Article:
Aluminum   $ 2.1505 kg        |         Cobalt   $ 33.420 kg        |         Copper   $ 8.2940 kg        |         Gallium   $ 222.80 kg        |         Gold   $ 61736.51 kg        |         Indium   $ 284.50 kg        |         Iridium   $ 144678.36 kg        |         Iron Ore   $ 0.1083 kg        |         Lead   $ 2.1718 kg        |         Lithium   $ 29.821 kg        |         Molybdenum   $ 58.750 kg        |         Neodymium   $ 82.608 kg        |         Nickel   $ 20.616 kg        |         Palladium   $ 40303.53 kg        |         Platinum   $ 30972.89 kg        |         Rhodium   $ 131818.06 kg        |         Ruthenium   $ 14950.10 kg        |         Silver   $ 778.87 kg        |         Steel Rebar   $ 0.5063 kg        |         Tellurium   $ 73.354 kg        |         Tin   $ 25.497 kg        |         Uranium   $ 128.42 kg        |         Zinc   $ 2.3825 kg        |         
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One of the pressing issues in Kazakhstan’s mining industry is the processing of technogenic mineral formations (TMF). For the past 80-90 years, waste from the mining and metallurgical sectors has accumulated on industrial sites. This includes not only industrial sectors but also waste from the energy sector, found across all regions regardless of economic focus. TMFs, which include tailings from enrichment processes, low-grade ore, slags, clinkers, cakes from metallurgical production, and ash from burning solid fuels, are present in almost every region of the country.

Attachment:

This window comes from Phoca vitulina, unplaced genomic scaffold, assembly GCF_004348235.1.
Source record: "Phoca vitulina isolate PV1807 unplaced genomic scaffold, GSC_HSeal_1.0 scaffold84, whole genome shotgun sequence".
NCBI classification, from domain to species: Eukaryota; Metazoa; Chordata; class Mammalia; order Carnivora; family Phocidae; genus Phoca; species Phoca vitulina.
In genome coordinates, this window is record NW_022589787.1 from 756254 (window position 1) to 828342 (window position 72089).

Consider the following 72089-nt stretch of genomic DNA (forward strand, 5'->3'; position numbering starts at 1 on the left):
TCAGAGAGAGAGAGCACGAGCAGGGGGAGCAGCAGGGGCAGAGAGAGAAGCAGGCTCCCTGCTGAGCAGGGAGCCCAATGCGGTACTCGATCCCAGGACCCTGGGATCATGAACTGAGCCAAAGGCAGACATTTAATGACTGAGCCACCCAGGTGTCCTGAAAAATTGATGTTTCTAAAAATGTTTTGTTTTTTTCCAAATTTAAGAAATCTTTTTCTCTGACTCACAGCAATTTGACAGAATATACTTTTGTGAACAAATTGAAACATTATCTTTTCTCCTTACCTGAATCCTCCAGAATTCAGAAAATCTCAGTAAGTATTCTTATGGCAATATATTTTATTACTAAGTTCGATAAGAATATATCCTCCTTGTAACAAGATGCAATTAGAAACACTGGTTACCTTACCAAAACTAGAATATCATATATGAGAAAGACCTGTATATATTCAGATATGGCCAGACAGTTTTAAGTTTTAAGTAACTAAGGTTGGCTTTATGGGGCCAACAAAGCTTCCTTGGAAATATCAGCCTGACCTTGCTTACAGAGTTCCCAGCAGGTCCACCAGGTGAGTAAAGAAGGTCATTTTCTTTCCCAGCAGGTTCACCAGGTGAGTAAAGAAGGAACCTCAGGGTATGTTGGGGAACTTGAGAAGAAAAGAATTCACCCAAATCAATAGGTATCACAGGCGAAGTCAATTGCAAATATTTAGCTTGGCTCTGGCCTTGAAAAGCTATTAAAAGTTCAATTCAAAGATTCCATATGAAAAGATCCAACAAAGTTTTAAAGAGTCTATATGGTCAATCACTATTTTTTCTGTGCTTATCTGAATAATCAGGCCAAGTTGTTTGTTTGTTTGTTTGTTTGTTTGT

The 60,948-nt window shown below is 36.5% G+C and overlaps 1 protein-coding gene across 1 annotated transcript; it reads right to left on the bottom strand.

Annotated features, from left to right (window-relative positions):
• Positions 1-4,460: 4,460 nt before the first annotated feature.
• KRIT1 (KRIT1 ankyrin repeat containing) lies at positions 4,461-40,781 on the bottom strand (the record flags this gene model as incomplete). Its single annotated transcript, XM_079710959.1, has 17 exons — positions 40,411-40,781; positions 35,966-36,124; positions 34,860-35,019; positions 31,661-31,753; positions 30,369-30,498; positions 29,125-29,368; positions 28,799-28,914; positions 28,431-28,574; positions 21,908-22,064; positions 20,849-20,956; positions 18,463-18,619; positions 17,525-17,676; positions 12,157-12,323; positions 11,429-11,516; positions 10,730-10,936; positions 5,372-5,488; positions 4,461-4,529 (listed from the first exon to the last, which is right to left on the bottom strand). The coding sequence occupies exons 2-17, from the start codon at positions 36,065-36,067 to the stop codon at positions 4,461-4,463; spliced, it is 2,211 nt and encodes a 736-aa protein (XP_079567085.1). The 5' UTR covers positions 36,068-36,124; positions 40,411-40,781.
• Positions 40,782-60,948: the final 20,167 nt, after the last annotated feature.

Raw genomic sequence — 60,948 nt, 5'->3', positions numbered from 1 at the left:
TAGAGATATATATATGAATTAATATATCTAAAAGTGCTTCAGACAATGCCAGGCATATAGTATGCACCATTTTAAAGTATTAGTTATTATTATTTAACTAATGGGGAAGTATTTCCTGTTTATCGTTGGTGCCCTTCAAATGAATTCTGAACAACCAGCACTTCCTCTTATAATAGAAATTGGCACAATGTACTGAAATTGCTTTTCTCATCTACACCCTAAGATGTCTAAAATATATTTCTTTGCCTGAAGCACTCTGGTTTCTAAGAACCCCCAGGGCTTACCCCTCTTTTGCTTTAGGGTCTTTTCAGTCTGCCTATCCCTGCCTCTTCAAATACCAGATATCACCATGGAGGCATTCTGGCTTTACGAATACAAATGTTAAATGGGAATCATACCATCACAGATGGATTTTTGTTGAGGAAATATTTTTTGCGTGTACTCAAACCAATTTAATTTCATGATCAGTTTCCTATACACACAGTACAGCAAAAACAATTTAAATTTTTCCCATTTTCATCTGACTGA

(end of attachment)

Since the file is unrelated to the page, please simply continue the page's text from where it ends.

TMFs are viewed both as a potential source of additional profit and as an existing and potential environmental threat. The classification of TMFs, whether as subsoil or waste, and the subsequent taxation, remains a contentious issue. On April 9, in Astana, the Working Group under the Committee of the Geological Industry, Mining, Coal Mining, and Metallurgical Industry of the Presidium of the NCE “Atameken” began discussions on these problematic issues. Gulnara Kadirzhanovna Bizhanova, Deputy Chairman of the Board of NCE RK “Atameken,” provided insights.

Bizhanova noted that the volume of TMF is dynamically growing due to increased mining and processing activities. Kazakhstan has accumulated over 60 billion tons of TMFs, with an annual processing rate of only about 11%, compared to 70-80% in developed industrial countries. The significant accumulation of TMFs, potential valuable components, and negative environmental impacts necessitate their processing and subsequent reclamation.

The role of TMF processing is crucial in enhancing economic efficiency and rational use of natural resources, requiring a comprehensive approach. However, the classification of TMFs into private and state-owned categories, and the risk of double taxation, limit the possibilities for secondary use. Addressing these issues requires legal frameworks to regulate ownership and taxation, reducing financial burdens and stimulating investment in new technologies.

Bizhanova identified economic and regulatory barriers, such as high processing costs, lack of infrastructure, and unclear legal bases, as major obstacles. Additionally, the Environmental Code’s emission fee for re-placing TMFs is seen as counterproductive, as users already pay for initial placement. Clear legal guidelines could stimulate active engagement in TMF processing, improving economic and environmental outcomes.

Active TMF processing would bring economic benefits by reducing raw material costs and significant environmental advantages, pushing Kazakhstan towards a green economy.